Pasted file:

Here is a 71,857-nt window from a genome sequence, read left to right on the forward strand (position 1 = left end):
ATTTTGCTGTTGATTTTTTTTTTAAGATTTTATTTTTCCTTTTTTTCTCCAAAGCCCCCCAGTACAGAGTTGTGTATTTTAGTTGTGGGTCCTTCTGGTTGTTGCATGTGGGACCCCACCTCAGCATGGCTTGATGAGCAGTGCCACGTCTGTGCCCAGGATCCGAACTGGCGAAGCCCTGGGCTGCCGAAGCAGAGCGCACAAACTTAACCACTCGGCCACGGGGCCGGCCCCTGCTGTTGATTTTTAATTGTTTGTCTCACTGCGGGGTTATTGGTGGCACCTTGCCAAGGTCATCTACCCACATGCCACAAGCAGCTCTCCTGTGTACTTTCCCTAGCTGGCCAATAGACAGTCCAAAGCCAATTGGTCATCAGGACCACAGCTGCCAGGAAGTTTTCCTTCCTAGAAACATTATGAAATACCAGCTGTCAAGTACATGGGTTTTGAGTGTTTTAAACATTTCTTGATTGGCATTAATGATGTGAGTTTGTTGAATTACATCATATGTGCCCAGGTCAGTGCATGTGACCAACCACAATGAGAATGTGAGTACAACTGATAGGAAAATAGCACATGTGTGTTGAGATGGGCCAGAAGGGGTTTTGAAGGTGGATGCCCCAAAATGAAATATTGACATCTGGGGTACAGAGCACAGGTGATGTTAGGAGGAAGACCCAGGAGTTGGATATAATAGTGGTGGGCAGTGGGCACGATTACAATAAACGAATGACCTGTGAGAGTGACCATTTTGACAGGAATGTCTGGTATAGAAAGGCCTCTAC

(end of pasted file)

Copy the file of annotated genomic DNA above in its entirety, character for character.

Here is a 71,857-nt window from a genome sequence, read left to right on the forward strand (position 1 = left end):
ATTTTGCTGTTGATTTTTTTTTTAAGATTTTATTTTTCCTTTTTTTCTCCAAAGCCCCCCAGTACAGAGTTGTGTATTTTAGTTGTGGGTCCTTCTGGTTGTTGCATGTGGGACCCCACCTCAGCATGGCTTGATGAGCAGTGCCACGTCTGTGCCCAGGATCCGAACTGGCGAAGCCCTGGGCTGCCGAAGCAGAGCGCACAAACTTAACCACTCGGCCACGGGGCCGGCCCCTGCTGTTGATTTTTAATTGTTTGTCTCACTGCGGGGTTATTGGTGGCACCTTGCCAAGGTCATCTACCCACATGCCACAAGCAGCTCTCCTGTGTACTTTCCCTAGCTGGCCAATAGACAGTCCAAAGCCAATTGGTCATCAGGACCACAGCTGCCAGGAAGTTTTCCTTCCTAGAAACATTATGAAATACCAGCTGTCAAGTACATGGGTTTTGAGTGTTTTAAACATTTCTTGATTGGCATTAATGATGTGAGTTTGTTGAATTACATCATATGTGCCCAGGTCAGTGCATGTGACCAACCACAATGAGAATGTGAGTACAACTGATAGGAAAATAGCACATGTGTGTTGAGATGGGCCAGAAGGGGTTTTGAAGGTGGATGCCCCAAAATGAAATATTGACATCTGGGGTACAGAGCACAGGTGATGTTAGGAGGAAGACCCAGGAGTTGGATATAATAGTGGTGGGCAGTGGGCACGATTACAATAAACGAATGACCTGTGAGAGTGACCATTTTGACAGGAATGTCTGGTATAGAAAGGCCTCTAC